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The Tuesday Discussion: What Former Yankee Most Belongs In the Hall-of-Fame?

August 24, 2021


This week we asked our writers:

What former Yankees player who is not in the Hall-of-Fame most deserves to be there?

Let the debates begin. Great stuff!


Tim Kabel – I believe Allie Reynolds should be in the Hall of Fame. He was the best pitcher on the five straight world championship Yankee teams from 1949 through 1953. His career was cut short by injuries but he had a magnificent career.


Paul Semendinger – I’ll do this first by position and bWAR by looking at the highest ranked ex-Yankee at each position who is not in the Hall-of-Fame.

1b- Jason Giambi (John Olerud, a Yankee for a minute, ranks above him). Giambi has the 9th highest WAR of all first basemen not in the Hall. I would love to add Don Mattingly, but he’s not particularly close. (He’s 19th).

2b – Robinson Cano has the third highest WAR of the players not in. Willie Randolph is 4th.

SS – A-Rod is first (of the players not in). He didn’t play short for the Yankees, though. Bert Campaneris is 4th, but he wasn’t a Yankee for long. No long time Yankee is even close. Roger Peckinpaugh is 12th.

3b- (You knew this was coming) Graig Nettles is third.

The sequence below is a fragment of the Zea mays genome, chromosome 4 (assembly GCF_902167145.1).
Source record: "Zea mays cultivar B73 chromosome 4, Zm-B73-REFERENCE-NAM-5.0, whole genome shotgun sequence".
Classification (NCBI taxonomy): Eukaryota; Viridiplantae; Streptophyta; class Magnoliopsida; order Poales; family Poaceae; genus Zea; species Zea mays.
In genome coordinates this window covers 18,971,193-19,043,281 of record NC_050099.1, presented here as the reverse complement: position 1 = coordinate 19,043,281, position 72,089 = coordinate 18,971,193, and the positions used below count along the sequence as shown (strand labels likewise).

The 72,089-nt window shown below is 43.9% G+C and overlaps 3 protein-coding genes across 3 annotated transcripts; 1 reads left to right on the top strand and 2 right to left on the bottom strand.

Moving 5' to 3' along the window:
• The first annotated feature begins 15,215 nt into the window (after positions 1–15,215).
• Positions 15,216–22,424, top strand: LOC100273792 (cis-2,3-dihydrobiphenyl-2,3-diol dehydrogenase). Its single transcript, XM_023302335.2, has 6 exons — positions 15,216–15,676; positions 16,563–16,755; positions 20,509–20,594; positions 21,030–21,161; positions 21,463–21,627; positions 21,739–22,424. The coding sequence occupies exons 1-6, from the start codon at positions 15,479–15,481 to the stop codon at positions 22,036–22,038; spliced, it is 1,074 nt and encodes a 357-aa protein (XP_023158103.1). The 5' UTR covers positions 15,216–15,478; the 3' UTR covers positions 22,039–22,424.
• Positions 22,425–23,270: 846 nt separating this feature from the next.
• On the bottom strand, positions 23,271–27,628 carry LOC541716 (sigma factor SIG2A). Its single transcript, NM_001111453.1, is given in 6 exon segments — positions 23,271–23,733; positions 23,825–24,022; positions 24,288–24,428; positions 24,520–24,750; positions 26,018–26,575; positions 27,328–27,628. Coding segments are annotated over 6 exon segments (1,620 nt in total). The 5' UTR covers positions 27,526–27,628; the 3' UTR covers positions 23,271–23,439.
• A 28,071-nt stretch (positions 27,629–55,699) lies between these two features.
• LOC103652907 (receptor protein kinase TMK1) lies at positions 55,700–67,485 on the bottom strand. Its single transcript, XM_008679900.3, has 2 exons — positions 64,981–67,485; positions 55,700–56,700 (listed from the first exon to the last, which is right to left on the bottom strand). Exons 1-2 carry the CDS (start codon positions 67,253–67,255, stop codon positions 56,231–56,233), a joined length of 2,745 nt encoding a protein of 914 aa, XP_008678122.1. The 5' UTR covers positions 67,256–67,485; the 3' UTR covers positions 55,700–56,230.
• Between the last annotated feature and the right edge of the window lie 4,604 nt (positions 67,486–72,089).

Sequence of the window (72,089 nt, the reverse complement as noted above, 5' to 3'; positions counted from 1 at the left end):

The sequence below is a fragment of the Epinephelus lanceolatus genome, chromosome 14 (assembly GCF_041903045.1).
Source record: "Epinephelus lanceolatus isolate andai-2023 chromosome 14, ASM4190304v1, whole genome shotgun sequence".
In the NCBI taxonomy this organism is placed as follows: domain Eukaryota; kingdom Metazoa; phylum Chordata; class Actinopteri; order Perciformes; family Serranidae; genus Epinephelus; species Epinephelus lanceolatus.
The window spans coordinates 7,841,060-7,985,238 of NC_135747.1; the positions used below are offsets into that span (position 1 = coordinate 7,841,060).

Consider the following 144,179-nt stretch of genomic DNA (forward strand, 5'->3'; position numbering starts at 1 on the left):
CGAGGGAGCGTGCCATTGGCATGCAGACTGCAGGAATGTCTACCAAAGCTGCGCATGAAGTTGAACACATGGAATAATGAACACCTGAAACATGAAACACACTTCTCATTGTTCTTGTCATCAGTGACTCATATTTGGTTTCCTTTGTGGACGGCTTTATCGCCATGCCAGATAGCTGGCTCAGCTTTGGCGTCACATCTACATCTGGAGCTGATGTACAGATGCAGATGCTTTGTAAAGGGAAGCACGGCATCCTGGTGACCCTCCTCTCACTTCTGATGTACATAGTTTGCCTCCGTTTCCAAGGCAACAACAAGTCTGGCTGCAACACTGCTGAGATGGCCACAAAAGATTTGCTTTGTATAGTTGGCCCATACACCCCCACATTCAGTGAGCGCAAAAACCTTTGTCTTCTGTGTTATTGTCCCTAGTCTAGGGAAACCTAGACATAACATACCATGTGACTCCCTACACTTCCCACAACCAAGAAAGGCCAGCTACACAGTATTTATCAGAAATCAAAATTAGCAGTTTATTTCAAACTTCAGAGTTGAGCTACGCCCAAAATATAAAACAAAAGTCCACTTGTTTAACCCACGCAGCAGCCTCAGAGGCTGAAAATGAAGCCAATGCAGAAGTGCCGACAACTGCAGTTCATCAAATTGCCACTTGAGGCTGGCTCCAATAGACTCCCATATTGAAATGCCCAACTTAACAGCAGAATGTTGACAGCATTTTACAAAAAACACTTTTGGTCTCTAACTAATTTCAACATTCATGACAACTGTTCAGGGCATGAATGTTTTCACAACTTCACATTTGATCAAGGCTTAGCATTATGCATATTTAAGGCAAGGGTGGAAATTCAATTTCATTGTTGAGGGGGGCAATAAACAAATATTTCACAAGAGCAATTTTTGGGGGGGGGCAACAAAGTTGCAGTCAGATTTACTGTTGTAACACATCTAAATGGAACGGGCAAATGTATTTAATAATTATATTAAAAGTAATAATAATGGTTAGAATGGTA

LF – Roy White is 14th on the list of players not in. Some players like Bobby Veach, Lance Berkman, and Jose Cruz, who were Yankees for brief moments, rank ahead of Roy White.

CF – Johnny Damon is 7th. Short-term Yankees Carlos Beltran, Kenny Lofton, and Andruw Jones rank ahead of Damon. The highest long-term Yankee is Bernie Williams in 14th place.

RF – Ichiro is 3rd. Bobby Abreu is 6th. Bobby Bonds is 7th. Gary Sheffield is 8th. Jack Clark is 11th. Rocky Colavito is 13th…

C – Wally Schang is second. Thurman Munson is 4th.

SP – Roger Clemens is first.

RP – Tom Gordon is first. Bobby Shantz is second. I don’t think either have any Hall-of-Fame support.

Of that list… if you take out the players who won’t get voted in right now because of associations with steroids, the highest ranked long-time Yankees not in are Wally Schang, Graig Nettles, and Thurman Munson. Of that list, only Nettles is still living. It would be nice for him to live to see the honor that should eventually come his way. I vote (not surprisingly) for Nettles.


Cary Greene – For me this is an easy question. I know there are those that will look at the backs of former Yankees greats and argue that Alex Rodriguez or Roger Clemens deserve to be in the Hall of Fame, based on the era in which they played and given the widespread use of performance enhancing steroids that plagued baseball during the early 2000s. It’s been proven that players were using injectable anabolic steroids, injectable human growth hormone, post cycle therapy drugs and even amphetamines.

I grew up in the Catskills and frequented the Baseball Hall of Fame, located in Cooperstown, NY. I’ve walked the storied halls from childhood to adulthood. There is no place for blatant cheaters in the Hall of Fame. The Hall of Fame is a place for all-time greats. It’s a place where you take your kids and it’s a place where baseball heroes are honored and revered.